AbstractGlobally, populations are ageing and the UK is no exception. By 2050 it is anticipated that almost a quarter of the population will be aged 65 and over, compared to 18% currently. Evidence suggests that many older people wish to remain in their home as they age, but in doing so may compromise their health and longevity. Older people are known to spend over 90% of their time indoors, often in poor quality housing. As the demographic with the highest prevalence of chronic health conditions, housing that exacerbates this is concerning. Despite a relatively mild climate the UK excess winter death (EWD) rate is the highest in Europe, and with 92% of the 28,870 yearly deaths occurring in the 65+ demographic, older people are most vulnerable. By contrast, less extreme summers lead to lower instances of summertime mortality, however, climate change is likely to alter this. Extreme temperatures found in homes of older people seem to increase their susceptibility to morbidity and mortality, but despite this very little is known about older people’s thermal comfort and indoor environment. This thesis presents research conducted as part of the UK’s first longitudinal temperature monitoring study focusing on the 65+ demographic. Data was recorded throughout two heating and two cooling seasons by temperature and humidity sensors. Alongside this, monthly surveys capturing demographic, housing, thermal comfort and health characteristics were disseminated. During the final heating season, interviews were conducted in a subset of the known coldest homes (based on the prior heating seasons results), to identify coping strategies used by older people in maintaining their health and well-being during exposure to low temperatures.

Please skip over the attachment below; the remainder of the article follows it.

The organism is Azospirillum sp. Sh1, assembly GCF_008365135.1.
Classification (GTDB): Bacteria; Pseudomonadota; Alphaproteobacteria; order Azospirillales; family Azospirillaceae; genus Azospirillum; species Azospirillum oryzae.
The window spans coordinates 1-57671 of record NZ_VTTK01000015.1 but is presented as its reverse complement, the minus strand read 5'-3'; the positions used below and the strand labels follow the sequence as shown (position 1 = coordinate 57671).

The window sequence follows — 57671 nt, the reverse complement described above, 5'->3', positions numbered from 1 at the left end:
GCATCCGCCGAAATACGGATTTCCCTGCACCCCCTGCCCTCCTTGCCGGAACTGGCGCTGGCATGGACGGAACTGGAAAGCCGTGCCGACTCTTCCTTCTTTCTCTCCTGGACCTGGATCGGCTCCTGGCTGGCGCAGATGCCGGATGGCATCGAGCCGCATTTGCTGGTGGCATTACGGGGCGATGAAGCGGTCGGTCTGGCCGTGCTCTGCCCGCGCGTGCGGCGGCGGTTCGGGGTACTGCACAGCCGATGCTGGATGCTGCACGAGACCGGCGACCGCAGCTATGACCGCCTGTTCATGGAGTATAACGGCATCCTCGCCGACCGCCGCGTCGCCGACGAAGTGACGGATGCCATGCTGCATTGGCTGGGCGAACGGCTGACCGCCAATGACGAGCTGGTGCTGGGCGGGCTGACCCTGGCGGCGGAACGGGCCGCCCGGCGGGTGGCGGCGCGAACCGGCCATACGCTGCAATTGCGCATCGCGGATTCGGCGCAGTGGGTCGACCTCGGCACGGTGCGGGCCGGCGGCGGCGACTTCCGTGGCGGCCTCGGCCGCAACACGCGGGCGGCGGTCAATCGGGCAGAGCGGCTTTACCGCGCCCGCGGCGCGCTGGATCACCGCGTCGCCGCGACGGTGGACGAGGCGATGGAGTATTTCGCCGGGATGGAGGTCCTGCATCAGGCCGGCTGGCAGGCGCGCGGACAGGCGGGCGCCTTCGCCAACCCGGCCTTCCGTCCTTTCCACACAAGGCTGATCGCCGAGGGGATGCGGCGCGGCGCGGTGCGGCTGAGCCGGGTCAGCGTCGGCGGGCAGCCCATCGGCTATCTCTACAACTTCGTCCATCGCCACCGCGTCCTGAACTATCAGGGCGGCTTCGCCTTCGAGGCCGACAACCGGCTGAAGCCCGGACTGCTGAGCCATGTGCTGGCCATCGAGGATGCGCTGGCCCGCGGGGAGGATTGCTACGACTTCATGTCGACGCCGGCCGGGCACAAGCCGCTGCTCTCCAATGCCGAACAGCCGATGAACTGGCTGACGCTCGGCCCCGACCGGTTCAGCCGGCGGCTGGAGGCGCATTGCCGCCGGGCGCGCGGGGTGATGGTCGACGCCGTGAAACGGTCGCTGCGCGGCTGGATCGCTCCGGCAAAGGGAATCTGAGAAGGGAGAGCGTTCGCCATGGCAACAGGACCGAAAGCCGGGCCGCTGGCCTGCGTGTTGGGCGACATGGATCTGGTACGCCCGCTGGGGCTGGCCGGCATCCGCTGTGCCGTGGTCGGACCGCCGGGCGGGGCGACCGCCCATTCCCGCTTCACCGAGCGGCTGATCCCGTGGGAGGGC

For the heating seasons, older people were found to be comfortable at lower temperatures than guidance recommends, in contrast to outputs of the PMV/PPD model, which significantly underpredicted true comfort. Furthermore, the low temperatures did not seem to adversely affect instances of morbidity and mortality in the sample, however, this could have been influenced by sample size and selection bias. Feelings of comfort were echoed in the interviews, where despite participants recognising their internal temperature could be higher, they felt satisfied.
During the cooling seasons, both the PMV/PPD model and the adaptive model were unable to accurately predict occupant thermal comfort. The study captured a typical and an extreme summer and although, as expected, a larger proportion of the sample were found to be overheating in the extreme summer compared to the typical summer (94% compared to 57%), the majority of self-reported comfort votes fell within acceptable parameters for both summers. Furthermore, instances of morbidity and mortality were not found to be higher in the extreme summer compared to the typical summer.
This thesis demonstrates a disconnect between thermal comfort models and self- reported comfort of older people in both heating and cooling seasons. This has clear implications for under and overheating analysis, since both models’ failure in capturing comfort highlights the challenge of safeguarding the ageing population’s health within their homes, whilst ensuring over-prediction of comfort does not cause emissions to be increased needlessly through higher than necessary recommended internal temperatures.
|Date of Award||19 Jun 2019|
|Supervisor||Ian Walker (Supervisor), Afroditi Stathi (Supervisor) & Sukumar Natarajan (Supervisor)|